The strapping and clamping band I5 is adapted to encircle and loop around the bottom half of the cable and over the top half of the suspension strand, as brought out in Figure 3. The width of the strap is such that lower portions of the loop rest in the notches l4 where they are kept securely in place. The free ends of the strap are bent upon themselves as at 18 and I9, respectively, and a suitable horseshoe clip or the like 20 is fitted into the bent end portions to secure same together. In connection with the showin of features l8, l9 and 20, in Figure 3, it is to be understood, of course, that other ways and means of connecting the band ends may be employed so that said ends may be interlocked and clenched or some other type of seam may be utilized. In any event a band is wrapped or looped around the cable and strand and mechanically connected with the spacer and thus the spacer is appropriately fastened on the cable. As a further precaution, however, a lashing wire 2| is employed and this is coiled around the strand 8 and portions thereof as at 22 are laced through the strap or band 15. Thus the spacers are securely lashed to the strand to guard against longitudinal slippage and displacement.

In practice the lead spacers are interposed between the strand 8 and cable 9 and preferably situated some 6 to 10" on each side of the approximate center of the pole 6 as shown in the assemblage seen in Figure 1. When the spacers are strapped in place by the band and lashed to the strand 8 for anchorage, they serve, obviously, to provide and maintain a space between the pole clamp l and the underlying lead covered cable 9, thus protecting and prolonging the life of the cable.

A careful consideration of the foregoing description in conjunction with the invention as illustrated in the drawings will enable the reader to obtain a clear understanding and impression of the alleged features of merit and novelty sufficient to clarify the construction of the invention as hereinafter claimed.

Minor changes in shape, size, materials and rearrangement of parts may be resorted to in actual practice so long as no departure is made from the invention as claimed.

Having described the invention, what is claimed as new is:

In a structural assemblage of the class shown and described, in combination, a suspension strand, a clamp adapted to connect said strand to a pole, a lead covered cable beneath and approximately parallel to said suspension strand, lead spacers interposed between said strand and cable, said spacers being spaced longitudinally from each other and being adapted to be located short distances from said pole, a metal strap looped and wrapped tightly around each spacer and coacting portions of said cable and strand, and separate wires having portions adapted to be wrapped around said strand on opposite sides of said pole and having end portions laced through the looped straps in a manner to lash and anchor the spacers, by way of the coasting spacers and straps, to said suspension strand.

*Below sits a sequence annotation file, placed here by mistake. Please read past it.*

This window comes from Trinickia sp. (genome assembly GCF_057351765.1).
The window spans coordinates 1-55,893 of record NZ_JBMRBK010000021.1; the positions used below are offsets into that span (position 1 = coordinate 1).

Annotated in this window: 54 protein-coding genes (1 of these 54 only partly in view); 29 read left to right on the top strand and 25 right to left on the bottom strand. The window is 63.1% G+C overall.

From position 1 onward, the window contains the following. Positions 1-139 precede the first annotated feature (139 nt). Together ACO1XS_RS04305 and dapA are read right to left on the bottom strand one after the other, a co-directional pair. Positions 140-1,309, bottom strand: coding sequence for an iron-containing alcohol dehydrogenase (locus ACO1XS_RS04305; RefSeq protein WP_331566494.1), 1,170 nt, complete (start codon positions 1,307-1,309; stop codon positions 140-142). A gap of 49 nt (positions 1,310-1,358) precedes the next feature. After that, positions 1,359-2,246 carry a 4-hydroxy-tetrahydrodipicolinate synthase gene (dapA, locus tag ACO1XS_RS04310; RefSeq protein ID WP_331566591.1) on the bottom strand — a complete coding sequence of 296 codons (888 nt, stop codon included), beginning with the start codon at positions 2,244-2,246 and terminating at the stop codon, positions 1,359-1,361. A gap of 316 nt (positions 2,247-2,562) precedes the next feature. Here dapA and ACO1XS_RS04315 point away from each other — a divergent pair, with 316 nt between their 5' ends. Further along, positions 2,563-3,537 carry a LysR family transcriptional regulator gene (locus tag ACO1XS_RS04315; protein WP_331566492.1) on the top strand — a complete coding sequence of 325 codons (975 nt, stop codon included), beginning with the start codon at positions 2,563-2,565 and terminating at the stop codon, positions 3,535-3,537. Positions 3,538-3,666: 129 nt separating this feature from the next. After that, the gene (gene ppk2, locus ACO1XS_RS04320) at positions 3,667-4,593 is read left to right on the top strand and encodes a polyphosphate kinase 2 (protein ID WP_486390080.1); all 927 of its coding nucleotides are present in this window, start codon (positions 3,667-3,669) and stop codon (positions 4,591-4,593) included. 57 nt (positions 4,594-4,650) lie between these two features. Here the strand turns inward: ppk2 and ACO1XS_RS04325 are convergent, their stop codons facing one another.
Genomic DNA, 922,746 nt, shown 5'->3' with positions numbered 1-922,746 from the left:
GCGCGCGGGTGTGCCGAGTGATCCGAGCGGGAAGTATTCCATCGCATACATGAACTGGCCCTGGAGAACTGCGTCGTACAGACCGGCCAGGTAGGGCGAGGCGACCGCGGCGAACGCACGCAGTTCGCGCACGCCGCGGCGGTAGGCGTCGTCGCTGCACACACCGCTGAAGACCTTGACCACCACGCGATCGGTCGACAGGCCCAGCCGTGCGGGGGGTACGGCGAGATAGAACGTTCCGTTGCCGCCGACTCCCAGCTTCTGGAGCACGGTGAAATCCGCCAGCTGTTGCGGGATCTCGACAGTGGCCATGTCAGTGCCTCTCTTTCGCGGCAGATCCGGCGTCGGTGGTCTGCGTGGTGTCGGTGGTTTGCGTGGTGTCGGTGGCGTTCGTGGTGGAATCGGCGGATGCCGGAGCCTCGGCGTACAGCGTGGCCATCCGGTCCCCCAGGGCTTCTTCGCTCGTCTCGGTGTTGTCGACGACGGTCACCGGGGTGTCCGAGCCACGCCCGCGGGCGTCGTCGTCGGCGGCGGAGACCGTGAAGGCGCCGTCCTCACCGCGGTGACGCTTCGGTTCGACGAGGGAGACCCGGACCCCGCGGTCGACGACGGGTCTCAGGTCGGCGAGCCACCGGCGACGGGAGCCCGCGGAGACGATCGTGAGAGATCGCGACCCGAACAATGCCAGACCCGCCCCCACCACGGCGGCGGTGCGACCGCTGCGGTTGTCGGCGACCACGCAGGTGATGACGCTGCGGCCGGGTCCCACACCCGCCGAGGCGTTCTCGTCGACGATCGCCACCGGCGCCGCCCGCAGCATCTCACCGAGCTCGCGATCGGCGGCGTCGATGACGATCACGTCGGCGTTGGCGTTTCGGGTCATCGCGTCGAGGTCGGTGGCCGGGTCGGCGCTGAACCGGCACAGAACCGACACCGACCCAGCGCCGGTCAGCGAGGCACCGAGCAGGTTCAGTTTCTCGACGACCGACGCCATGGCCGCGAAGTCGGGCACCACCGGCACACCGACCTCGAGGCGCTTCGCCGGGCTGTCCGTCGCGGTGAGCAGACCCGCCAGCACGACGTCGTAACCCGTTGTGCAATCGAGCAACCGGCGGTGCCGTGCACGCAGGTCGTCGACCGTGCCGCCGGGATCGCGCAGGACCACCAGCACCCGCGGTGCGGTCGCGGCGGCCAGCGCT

REFERENCES CITED The following references are of record in the file of this patent:

UNITED STATES PATENTS Number Name Date 374,948 Eckert Dec. 20, 1887 416,122 Park Nov. 26, 1889 853,092 Knoth May 7, 1907 1,093,235 Alvord Apr. 14, 1914 1,133,403 Robertson Mar. 30, 1915 1,754,924 Williams Apr. 15, 1930 1,811,154 Reilly June 23, 1931 1,821,234 Parker Sept. 1, 1931 2,028,895 Bovard Jan. 28, 1936 2,394,363 Bynoe Feb. 5, 1946 FOREIGN PATENTS Number Country Date 475,944 Great Britain Nov. 19, 1937 636,463 Germany Oct. 9, 1936

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Referenced by
Citing PatentFiling datePublication dateApplicantTitle
US3144500 *Jan 23, 1962Aug 11, 1964Reliable Electric CoTerminal clamp for messengrer cable
US3173638 *Jul 1, 1963Mar 16, 1965Neale Sr Dory JLashed cable support
US3434682 *Dec 29, 1966Mar 25, 1969Ball Brothers Res CorpWire positioning and protective device
US4562982 *Feb 15, 1984Jan 7, 1986Panduit Corp.Stackable cable spacer
US4663496 *Aug 12, 1985May 5, 1987Peek Jr Billy JCable system with suspended wind damper and method of installing a wind damper
US4856867 *Sep 10, 1984Aug 15, 1989Gaylin Wayne LCarrier cable, fiber optic cable, and sheath support assembly
US6099345 *Apr 23, 1999Aug 8, 2000Hubbell IncorporatedWire spacers for connecting cables to connectors
US6250951May 26, 2000Jun 26, 2001Hubbell IncorporatedWire spacers for connecting cables to connectors
US20150361830 *Jan 21, 2014Dec 17, 2015SnecmaDevice for securing and retaining at least one electrical harness in a turbomachine
U.S. Classification248/61, 174/135, 174/41
International ClassificationH02G7/08, H02G7/00
Cooperative ClassificationH02G7/08
European ClassificationH02G7/08